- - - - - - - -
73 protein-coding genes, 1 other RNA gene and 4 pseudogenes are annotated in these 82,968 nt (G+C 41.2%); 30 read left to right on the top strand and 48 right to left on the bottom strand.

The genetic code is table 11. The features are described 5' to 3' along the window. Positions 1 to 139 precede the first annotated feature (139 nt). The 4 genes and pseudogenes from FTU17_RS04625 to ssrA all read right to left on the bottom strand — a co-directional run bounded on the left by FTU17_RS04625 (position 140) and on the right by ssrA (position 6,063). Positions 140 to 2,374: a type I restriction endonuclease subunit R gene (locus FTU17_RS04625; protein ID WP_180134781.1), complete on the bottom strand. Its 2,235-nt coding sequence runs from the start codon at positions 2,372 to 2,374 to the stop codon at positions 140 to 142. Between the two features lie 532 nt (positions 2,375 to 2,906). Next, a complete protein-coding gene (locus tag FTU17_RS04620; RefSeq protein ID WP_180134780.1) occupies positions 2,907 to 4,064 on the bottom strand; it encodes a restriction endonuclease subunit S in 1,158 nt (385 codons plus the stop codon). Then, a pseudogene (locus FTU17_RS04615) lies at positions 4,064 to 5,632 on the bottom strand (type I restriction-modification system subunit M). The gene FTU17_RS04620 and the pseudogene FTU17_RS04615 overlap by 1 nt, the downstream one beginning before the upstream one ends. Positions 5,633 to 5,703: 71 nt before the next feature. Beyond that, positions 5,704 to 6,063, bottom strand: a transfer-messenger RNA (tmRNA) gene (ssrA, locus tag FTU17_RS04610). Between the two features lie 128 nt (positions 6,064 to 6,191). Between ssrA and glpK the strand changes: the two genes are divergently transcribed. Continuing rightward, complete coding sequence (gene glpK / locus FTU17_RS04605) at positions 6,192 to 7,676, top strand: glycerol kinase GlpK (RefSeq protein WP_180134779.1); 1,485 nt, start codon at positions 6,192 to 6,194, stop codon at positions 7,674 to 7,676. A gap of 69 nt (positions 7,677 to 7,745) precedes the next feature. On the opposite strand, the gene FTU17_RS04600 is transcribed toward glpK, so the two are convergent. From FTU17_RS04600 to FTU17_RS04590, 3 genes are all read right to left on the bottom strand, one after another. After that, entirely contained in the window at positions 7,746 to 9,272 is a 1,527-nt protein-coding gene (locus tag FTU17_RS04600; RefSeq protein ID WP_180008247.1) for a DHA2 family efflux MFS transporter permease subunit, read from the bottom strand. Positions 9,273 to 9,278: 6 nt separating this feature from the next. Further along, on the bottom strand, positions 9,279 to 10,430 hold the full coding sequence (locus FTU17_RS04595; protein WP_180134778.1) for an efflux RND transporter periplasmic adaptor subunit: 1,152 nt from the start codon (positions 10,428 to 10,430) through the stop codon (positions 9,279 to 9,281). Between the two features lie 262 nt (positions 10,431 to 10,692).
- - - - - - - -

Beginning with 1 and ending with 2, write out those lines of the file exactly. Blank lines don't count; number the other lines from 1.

73 protein-coding genes, 1 other RNA gene and 4 pseudogenes are annotated in these 82,968 nt (G+C 41.2%); 30 read left to right on the top strand and 48 right to left on the bottom strand.

The genetic code is table 11. The features are described 5' to 3' along the window. Positions 1 to 139 precede the first annotated feature (139 nt). The 4 genes and pseudogenes from FTU17_RS04625 to ssrA all read right to left on the bottom strand — a co-directional run bounded on the left by FTU17_RS04625 (position 140) and on the right by ssrA (position 6,063). Positions 140 to 2,374: a type I restriction endonuclease subunit R gene (locus FTU17_RS04625; protein ID WP_180134781.1), complete on the bottom strand. Its 2,235-nt coding sequence runs from the start codon at positions 2,372 to 2,374 to the stop codon at positions 140 to 142. Between the two features lie 532 nt (positions 2,375 to 2,906). Next, a complete protein-coding gene (locus tag FTU17_RS04620; RefSeq protein ID WP_180134780.1) occupies positions 2,907 to 4,064 on the bottom strand; it encodes a restriction endonuclease subunit S in 1,158 nt (385 codons plus the stop codon). Then, a pseudogene (locus FTU17_RS04615) lies at positions 4,064 to 5,632 on the bottom strand (type I restriction-modification system subunit M). The gene FTU17_RS04620 and the pseudogene FTU17_RS04615 overlap by 1 nt, the downstream one beginning before the upstream one ends. Positions 5,633 to 5,703: 71 nt before the next feature. Beyond that, positions 5,704 to 6,063, bottom strand: a transfer-messenger RNA (tmRNA) gene (ssrA, locus tag FTU17_RS04610). Between the two features lie 128 nt (positions 6,064 to 6,191). Between ssrA and glpK the strand changes: the two genes are divergently transcribed. Continuing rightward, complete coding sequence (gene glpK / locus FTU17_RS04605) at positions 6,192 to 7,676, top strand: glycerol kinase GlpK (RefSeq protein WP_180134779.1); 1,485 nt, start codon at positions 6,192 to 6,194, stop codon at positions 7,674 to 7,676. A gap of 69 nt (positions 7,677 to 7,745) precedes the next feature. On the opposite strand, the gene FTU17_RS04600 is transcribed toward glpK, so the two are convergent. From FTU17_RS04600 to FTU17_RS04590, 3 genes are all read right to left on the bottom strand, one after another. After that, entirely contained in the window at positions 7,746 to 9,272 is a 1,527-nt protein-coding gene (locus tag FTU17_RS04600; RefSeq protein ID WP_180008247.1) for a DHA2 family efflux MFS transporter permease subunit, read from the bottom strand. Positions 9,273 to 9,278: 6 nt separating this feature from the next. Further along, on the bottom strand, positions 9,279 to 10,430 hold the full coding sequence (locus FTU17_RS04595; protein WP_180134778.1) for an efflux RND transporter periplasmic adaptor subunit: 1,152 nt from the start codon (positions 10,428 to 10,430) through the stop codon (positions 9,279 to 9,281). Between the two features lie 262 nt (positions 10,431 to 10,692).